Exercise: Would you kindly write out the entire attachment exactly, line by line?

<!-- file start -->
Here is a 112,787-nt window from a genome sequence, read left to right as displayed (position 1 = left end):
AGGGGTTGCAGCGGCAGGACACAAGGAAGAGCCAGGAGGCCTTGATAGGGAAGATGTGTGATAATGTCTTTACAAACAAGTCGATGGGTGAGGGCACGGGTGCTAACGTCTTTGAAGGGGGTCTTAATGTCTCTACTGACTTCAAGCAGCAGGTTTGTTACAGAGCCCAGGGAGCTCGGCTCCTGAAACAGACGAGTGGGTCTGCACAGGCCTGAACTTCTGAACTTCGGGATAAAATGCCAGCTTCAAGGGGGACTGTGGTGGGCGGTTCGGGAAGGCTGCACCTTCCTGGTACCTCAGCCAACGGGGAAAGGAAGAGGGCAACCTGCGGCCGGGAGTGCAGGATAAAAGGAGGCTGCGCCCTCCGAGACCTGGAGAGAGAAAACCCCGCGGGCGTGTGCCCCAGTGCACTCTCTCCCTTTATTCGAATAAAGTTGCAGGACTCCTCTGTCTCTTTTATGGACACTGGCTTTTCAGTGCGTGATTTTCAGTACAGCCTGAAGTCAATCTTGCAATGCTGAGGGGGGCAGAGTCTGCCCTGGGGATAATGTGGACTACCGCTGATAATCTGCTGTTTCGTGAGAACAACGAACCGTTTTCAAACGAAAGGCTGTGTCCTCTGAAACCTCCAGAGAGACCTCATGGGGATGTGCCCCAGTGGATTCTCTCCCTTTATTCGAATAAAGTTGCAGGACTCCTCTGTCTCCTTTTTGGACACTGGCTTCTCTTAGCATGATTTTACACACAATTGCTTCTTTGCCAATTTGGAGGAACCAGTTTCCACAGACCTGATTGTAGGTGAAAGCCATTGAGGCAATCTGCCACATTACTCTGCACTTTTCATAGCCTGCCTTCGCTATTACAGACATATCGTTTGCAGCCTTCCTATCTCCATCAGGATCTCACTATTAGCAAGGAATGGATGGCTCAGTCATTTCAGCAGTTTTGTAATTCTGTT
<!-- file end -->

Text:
Here is a 112,787-nt window from a genome sequence, read left to right as displayed (position 1 = left end):
AGGGGTTGCAGCGGCAGGACACAAGGAAGAGCCAGGAGGCCTTGATAGGGAAGATGTGTGATAATGTCTTTACAAACAAGTCGATGGGTGAGGGCACGGGTGCTAACGTCTTTGAAGGGGGTCTTAATGTCTCTACTGACTTCAAGCAGCAGGTTTGTTACAGAGCCCAGGGAGCTCGGCTCCTGAAACAGACGAGTGGGTCTGCACAGGCCTGAACTTCTGAACTTCGGGATAAAATGCCAGCTTCAAGGGGGACTGTGGTGGGCGGTTCGGGAAGGCTGCACCTTCCTGGTACCTCAGCCAACGGGGAAAGGAAGAGGGCAACCTGCGGCCGGGAGTGCAGGATAAAAGGAGGCTGCGCCCTCCGAGACCTGGAGAGAGAAAACCCCGCGGGCGTGTGCCCCAGTGCACTCTCTCCCTTTATTCGAATAAAGTTGCAGGACTCCTCTGTCTCTTTTATGGACACTGGCTTTTCAGTGCGTGATTTTCAGTACAGCCTGAAGTCAATCTTGCAATGCTGAGGGGGGCAGAGTCTGCCCTGGGGATAATGTGGACTACCGCTGATAATCTGCTGTTTCGTGAGAACAACGAACCGTTTTCAAACGAAAGGCTGTGTCCTCTGAAACCTCCAGAGAGACCTCATGGGGATGTGCCCCAGTGGATTCTCTCCCTTTATTCGAATAAAGTTGCAGGACTCCTCTGTCTCCTTTTTGGACACTGGCTTCTCTTAGCATGATTTTACACACAATTGCTTCTTTGCCAATTTGGAGGAACCAGTTTCCACAGACCTGATTGTAGGTGAAAGCCATTGAGGCAATCTGCCACATTACTCTGCACTTTTCATAGCCTGCCTTCGCTATTACAGACATATCGTTTGCAGCCTTCCTATCTCCATCAGGATCTCACTATTAGCAAGGAATGGATGGCTCAGTCATTTCAGCAGTTTTGTAATTCTGTT